3. This house definitely should be saved. I’m from Massachusetts, and currently live in Houston, and am appalled at the number of fine houses that are torn down. This house has fine bones and should be restored. I lust after the four fireplaces!

  4. That is a beautiful home with such great potential to be a truly charming home. I love French Country and could definitely see the transformation of a gorgeous and comfortable family home in that design. It also appears to be the right size home for the lot. It’s a keeper!!!!

  5. I hate to tear down but I am afraid this would be a down to the studs (and beyond) renovation that would cost a lot of money. Most people who can afford this home expect top of the line everything. The location certainly is perfection (I live in Ohio and not familiar with Dallas). We have a lot of historic mansions in the Cincinnati area that resemble this home but have been maintained.
    Thanks for the tour!

  6. It definitely needs a full renovation to help with some of the flow. I always think if there are good bones try to save it. New bath rooms and I am sure a new kitchen.

    I did find the video difficult to see it properly. Well. We shall see what happens.

  7. So sad to see homes like these torn down. I use to live in Fort Worth and we would drive in Highland Park when we went to Dallas and admire the old historic homes. Now Highland Park might as well be Southlake with nothing but big oversized ugly houses.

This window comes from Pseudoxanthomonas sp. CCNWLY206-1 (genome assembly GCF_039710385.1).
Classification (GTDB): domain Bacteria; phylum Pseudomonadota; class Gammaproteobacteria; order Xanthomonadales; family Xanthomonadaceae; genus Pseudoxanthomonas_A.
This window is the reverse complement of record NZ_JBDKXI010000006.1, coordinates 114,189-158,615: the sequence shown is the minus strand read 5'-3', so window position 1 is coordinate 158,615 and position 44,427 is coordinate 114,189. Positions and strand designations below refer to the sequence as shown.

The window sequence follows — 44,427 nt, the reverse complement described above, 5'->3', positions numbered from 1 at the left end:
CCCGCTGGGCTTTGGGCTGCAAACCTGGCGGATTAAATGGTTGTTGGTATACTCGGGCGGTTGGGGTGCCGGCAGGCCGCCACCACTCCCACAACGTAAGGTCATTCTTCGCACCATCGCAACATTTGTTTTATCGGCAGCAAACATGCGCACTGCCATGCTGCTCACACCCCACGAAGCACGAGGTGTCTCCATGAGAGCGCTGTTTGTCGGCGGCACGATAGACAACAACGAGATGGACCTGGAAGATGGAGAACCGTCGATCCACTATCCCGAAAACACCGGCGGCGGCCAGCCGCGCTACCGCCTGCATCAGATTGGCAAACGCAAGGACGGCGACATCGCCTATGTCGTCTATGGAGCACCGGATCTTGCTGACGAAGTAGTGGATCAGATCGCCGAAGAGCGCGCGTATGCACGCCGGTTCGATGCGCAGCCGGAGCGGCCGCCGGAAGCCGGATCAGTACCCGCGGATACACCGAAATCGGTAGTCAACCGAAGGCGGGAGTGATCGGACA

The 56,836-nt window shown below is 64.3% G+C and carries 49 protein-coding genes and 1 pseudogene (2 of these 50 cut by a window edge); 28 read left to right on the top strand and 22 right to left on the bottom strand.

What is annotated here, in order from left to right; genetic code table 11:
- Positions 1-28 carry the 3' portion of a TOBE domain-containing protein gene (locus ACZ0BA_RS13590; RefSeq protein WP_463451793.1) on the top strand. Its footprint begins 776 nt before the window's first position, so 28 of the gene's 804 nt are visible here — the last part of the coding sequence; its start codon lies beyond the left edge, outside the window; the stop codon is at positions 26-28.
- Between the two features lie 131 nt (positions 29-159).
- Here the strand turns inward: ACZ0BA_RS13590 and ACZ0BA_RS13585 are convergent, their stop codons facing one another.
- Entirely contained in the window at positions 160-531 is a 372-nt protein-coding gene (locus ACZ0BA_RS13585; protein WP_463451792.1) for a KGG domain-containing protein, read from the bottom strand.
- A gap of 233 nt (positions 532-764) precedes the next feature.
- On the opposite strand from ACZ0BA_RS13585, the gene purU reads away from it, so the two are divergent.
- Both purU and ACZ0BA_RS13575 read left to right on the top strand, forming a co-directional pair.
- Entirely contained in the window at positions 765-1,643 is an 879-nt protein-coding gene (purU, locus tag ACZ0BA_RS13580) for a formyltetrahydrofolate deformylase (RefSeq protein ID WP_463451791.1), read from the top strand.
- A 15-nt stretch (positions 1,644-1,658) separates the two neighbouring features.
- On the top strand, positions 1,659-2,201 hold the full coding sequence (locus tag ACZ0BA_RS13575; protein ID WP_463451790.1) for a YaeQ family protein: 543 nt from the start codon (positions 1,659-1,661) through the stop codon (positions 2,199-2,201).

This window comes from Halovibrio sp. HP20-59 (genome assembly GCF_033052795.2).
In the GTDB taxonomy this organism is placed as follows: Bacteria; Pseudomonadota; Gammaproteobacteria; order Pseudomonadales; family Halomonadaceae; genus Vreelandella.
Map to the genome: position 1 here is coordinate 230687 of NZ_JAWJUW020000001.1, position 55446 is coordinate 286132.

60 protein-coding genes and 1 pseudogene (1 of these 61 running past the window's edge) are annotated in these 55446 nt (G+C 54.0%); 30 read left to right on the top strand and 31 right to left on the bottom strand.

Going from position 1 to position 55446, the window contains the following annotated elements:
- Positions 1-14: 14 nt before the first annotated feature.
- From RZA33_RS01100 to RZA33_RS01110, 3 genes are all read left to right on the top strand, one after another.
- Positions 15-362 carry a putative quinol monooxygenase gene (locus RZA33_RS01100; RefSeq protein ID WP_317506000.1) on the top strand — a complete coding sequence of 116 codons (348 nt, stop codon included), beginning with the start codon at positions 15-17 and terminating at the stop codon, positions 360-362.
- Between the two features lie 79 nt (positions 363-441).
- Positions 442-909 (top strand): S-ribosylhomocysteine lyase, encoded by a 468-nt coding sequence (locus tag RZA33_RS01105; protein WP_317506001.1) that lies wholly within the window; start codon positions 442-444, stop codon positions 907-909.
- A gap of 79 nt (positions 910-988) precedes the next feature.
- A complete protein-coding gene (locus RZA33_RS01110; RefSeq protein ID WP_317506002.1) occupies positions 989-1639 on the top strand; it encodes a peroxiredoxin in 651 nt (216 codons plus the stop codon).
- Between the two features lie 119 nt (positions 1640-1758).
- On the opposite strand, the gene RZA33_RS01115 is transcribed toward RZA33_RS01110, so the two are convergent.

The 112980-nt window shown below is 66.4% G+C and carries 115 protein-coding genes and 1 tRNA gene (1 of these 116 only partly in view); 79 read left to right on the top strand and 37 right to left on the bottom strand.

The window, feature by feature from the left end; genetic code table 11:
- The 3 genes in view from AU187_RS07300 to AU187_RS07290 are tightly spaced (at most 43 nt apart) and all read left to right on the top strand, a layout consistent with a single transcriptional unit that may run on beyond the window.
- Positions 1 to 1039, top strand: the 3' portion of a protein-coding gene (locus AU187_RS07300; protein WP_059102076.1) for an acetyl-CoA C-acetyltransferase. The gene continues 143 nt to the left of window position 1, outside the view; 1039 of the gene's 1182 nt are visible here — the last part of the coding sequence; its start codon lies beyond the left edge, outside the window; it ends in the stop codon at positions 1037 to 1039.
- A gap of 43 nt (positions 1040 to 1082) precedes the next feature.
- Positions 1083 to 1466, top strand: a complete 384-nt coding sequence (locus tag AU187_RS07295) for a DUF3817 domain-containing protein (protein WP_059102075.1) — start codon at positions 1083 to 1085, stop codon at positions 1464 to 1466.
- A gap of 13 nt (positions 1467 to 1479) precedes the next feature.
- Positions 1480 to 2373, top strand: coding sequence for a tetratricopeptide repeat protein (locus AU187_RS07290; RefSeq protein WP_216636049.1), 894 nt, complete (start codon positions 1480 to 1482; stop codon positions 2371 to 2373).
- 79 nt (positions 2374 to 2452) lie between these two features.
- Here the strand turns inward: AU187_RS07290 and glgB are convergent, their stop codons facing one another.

Soon there will be no character left in these neighborhoods. It will no doubt require some extensive and expensive remolding but in the end you will have a beautiful home.

  8. It needs a lot of work on a small lot just because DCC is across the street doesn’t cut it. We’ve renovated 2 homes before 1927 Tudor 1940 Santa Barbara and it costs more sometimes to renovate and restore than scrape it. It was a very close call for us.

  9. Save it!!! There is so much charm in old houses and the craftsmanship alone can not be replicated not matter how much you try to. It is easy to say tear it down, than to put the love and work required but such as life and see where it has lead us (hint, hint,hint). Those that wish to tear it down can never understand through the lens they see life, what other people see and their wish to save it, so why try, save your breath and some day maybe by the grace of what ever you believe in, you will learn to appreciate life as it is and understand you can not go thru live trying to take everything you do not like down, because it is yourself you are tearing down in the end. Best of luck to this house and what the future of it may be. Hope it is SAVE.